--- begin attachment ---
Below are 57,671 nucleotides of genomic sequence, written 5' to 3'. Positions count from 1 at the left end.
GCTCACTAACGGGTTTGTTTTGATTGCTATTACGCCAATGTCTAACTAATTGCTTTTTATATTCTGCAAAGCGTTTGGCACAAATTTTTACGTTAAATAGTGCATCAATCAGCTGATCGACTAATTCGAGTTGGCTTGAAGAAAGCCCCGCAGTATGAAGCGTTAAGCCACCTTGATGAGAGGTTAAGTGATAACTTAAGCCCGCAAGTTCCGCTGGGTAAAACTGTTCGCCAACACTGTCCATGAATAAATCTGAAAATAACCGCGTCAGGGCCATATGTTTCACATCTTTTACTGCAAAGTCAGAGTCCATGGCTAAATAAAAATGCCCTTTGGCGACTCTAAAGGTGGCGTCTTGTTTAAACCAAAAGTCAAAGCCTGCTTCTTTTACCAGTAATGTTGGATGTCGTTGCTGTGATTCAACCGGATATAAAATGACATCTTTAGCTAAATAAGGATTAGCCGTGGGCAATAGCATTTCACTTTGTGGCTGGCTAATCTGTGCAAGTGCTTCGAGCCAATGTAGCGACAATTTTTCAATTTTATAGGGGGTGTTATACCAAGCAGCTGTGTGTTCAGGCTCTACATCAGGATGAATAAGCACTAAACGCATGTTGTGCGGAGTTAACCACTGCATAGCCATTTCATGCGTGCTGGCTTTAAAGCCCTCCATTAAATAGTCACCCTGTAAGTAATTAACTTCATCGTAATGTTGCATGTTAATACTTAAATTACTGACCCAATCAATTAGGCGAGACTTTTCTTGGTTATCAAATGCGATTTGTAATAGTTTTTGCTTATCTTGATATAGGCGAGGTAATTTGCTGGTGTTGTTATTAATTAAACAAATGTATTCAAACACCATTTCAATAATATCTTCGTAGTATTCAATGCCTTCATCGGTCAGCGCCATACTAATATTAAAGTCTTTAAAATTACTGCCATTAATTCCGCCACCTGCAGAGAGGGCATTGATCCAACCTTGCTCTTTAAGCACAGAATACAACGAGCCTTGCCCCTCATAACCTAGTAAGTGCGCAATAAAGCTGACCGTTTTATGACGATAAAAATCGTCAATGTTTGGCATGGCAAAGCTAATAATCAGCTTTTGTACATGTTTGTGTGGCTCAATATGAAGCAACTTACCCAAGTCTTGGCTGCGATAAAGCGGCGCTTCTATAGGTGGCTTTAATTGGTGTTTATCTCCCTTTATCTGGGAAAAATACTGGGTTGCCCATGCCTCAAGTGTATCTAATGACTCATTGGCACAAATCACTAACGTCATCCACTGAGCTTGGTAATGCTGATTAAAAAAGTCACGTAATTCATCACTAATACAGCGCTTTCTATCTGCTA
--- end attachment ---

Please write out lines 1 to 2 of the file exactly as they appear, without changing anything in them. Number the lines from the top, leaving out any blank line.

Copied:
Below are 57,671 nucleotides of genomic sequence, written 5' to 3'. Positions count from 1 at the left end.
GCTCACTAACGGGTTTGTTTTGATTGCTATTACGCCAATGTCTAACTAATTGCTTTTTATATTCTGCAAAGCGTTTGGCACAAATTTTTACGTTAAATAGTGCATCAATCAGCTGATCGACTAATTCGAGTTGGCTTGAAGAAAGCCCCGCAGTATGAAGCGTTAAGCCACCTTGATGAGAGGTTAAGTGATAACTTAAGCCCGCAAGTTCCGCTGGGTAAAACTGTTCGCCAACACTGTCCATGAATAAATCTGAAAATAACCGCGTCAGGGCCATATGTTTCACATCTTTTACTGCAAAGTCAGAGTCCATGGCTAAATAAAAATGCCCTTTGGCGACTCTAAAGGTGGCGTCTTGTTTAAACCAAAAGTCAAAGCCTGCTTCTTTTACCAGTAATGTTGGATGTCGTTGCTGTGATTCAACCGGATATAAAATGACATCTTTAGCTAAATAAGGATTAGCCGTGGGCAATAGCATTTCACTTTGTGGCTGGCTAATCTGTGCAAGTGCTTCGAGCCAATGTAGCGACAATTTTTCAATTTTATAGGGGGTGTTATACCAAGCAGCTGTGTGTTCAGGCTCTACATCAGGATGAATAAGCACTAAACGCATGTTGTGCGGAGTTAACCACTGCATAGCCATTTCATGCGTGCTGGCTTTAAAGCCCTCCATTAAATAGTCACCCTGTAAGTAATTAACTTCATCGTAATGTTGCATGTTAATACTTAAATTACTGACCCAATCAATTAGGCGAGACTTTTCTTGGTTATCAAATGCGATTTGTAATAGTTTTTGCTTATCTTGATATAGGCGAGGTAATTTGCTGGTGTTGTTATTAATTAAACAAATGTATTCAAACACCATTTCAATAATATCTTCGTAGTATTCAATGCCTTCATCGGTCAGCGCCATACTAATATTAAAGTCTTTAAAATTACTGCCATTAATTCCGCCACCTGCAGAGAGGGCATTGATCCAACCTTGCTCTTTAAGCACAGAATACAACGAGCCTTGCCCCTCATAACCTAGTAAGTGCGCAATAAAGCTGACCGTTTTATGACGATAAAAATCGTCAATGTTTGGCATGGCAAAGCTAATAATCAGCTTTTGTACATGTTTGTGTGGCTCAATATGAAGCAACTTACCCAAGTCTTGGCTGCGATAAAGCGGCGCTTCTATAGGTGGCTTTAATTGGTGTTTATCTCCCTTTATCTGGGAAAAATACTGGGTTGCCCATGCCTCAAGTGTATCTAATGACTCATTGGCACAAATCACTAACGTCATCCACTGAGCTTGGTAATGCTGATTAAAAAAGTCACGTAATTCATCACTAATACAGCGCTTTCTATCTGCTA